Monday, June 24, 2019

Review: Spin the Dawn by Elizabeth Lim


Spin the Dawn (The Blood of Stars, #1)
Spin the Dawn by Elizabeth Lim
Alfred A. Knopf Books for Young Readers
Publication: July 9th, 2019
Hardcover. 416 pages.

About Spin the Dawn:

"Maia Tamarin dreams of becoming the greatest tailor in the land, but as a girl, the best she can hope for is to marry well. When a royal messenger summons her ailing father, once a tailor of renown, to court, Maia poses as a boy and takes his place. She knows her life is forfeit if her secret is discovered, but she'll take that risk to achieve her dream and save her family from ruin. There's just one catch: Maia is one of twelve tailors vying for the job. 

Backstabbing and lies run rampant as the tailors compete in challenges to prove their artistry and skill. Maia's task is further complicated when she draws the attention of the court magician, Edan, whose piercing eyes seem to see straight through her disguise. 

And nothing could have prepared her for the final challenge: to sew three magic gowns for the emperor's reluctant bride-to-be, from the laughter of the sun, the tears of the moon, and the blood of stars. With this impossible task before her, she embarks on a journey to the far reaches of the kingdom, seeking the sun, the moon, and the stars, and finding more than she ever could have imagined."

Spin the Dawn is a gorgeous, magical story of determination, survival, friendship, and family. When I first saw this book described as "Project Runway meets Mulan," I was immediately intrigued. I knew it would probably end up not being quite like that description, but I was still excited for what this book could be and I was not disappointed.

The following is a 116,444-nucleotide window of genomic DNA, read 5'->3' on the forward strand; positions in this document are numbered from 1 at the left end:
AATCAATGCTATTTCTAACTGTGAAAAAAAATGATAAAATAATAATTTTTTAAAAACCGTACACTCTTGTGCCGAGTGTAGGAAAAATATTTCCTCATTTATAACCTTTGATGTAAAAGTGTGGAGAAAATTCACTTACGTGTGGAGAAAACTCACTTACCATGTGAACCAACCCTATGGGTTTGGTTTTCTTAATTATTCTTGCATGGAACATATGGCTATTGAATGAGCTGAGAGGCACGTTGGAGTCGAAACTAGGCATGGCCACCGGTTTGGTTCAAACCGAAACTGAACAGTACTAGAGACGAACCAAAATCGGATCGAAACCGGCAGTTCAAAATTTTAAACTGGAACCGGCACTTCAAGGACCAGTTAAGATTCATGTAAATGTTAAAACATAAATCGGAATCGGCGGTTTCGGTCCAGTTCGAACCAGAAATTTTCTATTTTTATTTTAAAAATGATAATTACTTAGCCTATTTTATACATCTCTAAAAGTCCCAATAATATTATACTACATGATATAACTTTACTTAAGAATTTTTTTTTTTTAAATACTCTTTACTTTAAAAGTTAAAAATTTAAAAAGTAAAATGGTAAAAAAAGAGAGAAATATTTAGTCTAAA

Spin the Dawn has a lot of elements that feel similar to other books--a girl dressing up as a boy, a competition of sorts that the protagonist must win, and, of course, plenty of magic and characters who you never really know if they're on your side or not. Despite these familiar elements, Lim managed to craft them all into a wholly unique and magical journey that felt fresh and exciting.

The story takes off when Maia enters a competition to follow her passion of being a professional tailor--a role that is usually left to men--in which the prize is to become the imperial. Once at the palace, things never completely go according to plan and Maia has not only the challenge of creating beautiful garments that pass the test of the Imperial Majesty's soon to be wife, but also the challenge of beating all of the other contestant, most of whom feel immediate rivalry towards Maia. I really liked how Lim handled this situation and had Maia react to the various pressures from those around her. She tries her best to stay true to herself and her morals, while also trying to survive the continuous sabotage of those around her. I really appreciated her strong independence and ability to handle a barrage of difficult obstacles that were constantly thrown her way. 

Another prominent character that I found easy to become enamored with is Edan, the Lord Enchanter. I can't really say too much about him without going into too many details that could give way some spoilers, but he has a fairly important role in this story, especially when him and Maia leave to embark on a journey to find near impossible materials for some important dresses. Edan is one of those characters that seems tricky and never completely trustworthy, but is still entirely compelling. He remains fairly mysterious throughout most of the book and constantly has secrets to unravel, but his personality and motivations also are revealed as the book goes on and I really enjoyed getting to know him and seeing his relationship with Maia develop. 

The world-building is also incredibly well done and I commend Lim for creating such a fully-fleshed and rich world. There is a lot of great mythology woven in that Lim has developed, as well as locations and culture that add so much depth to the story and characters involved.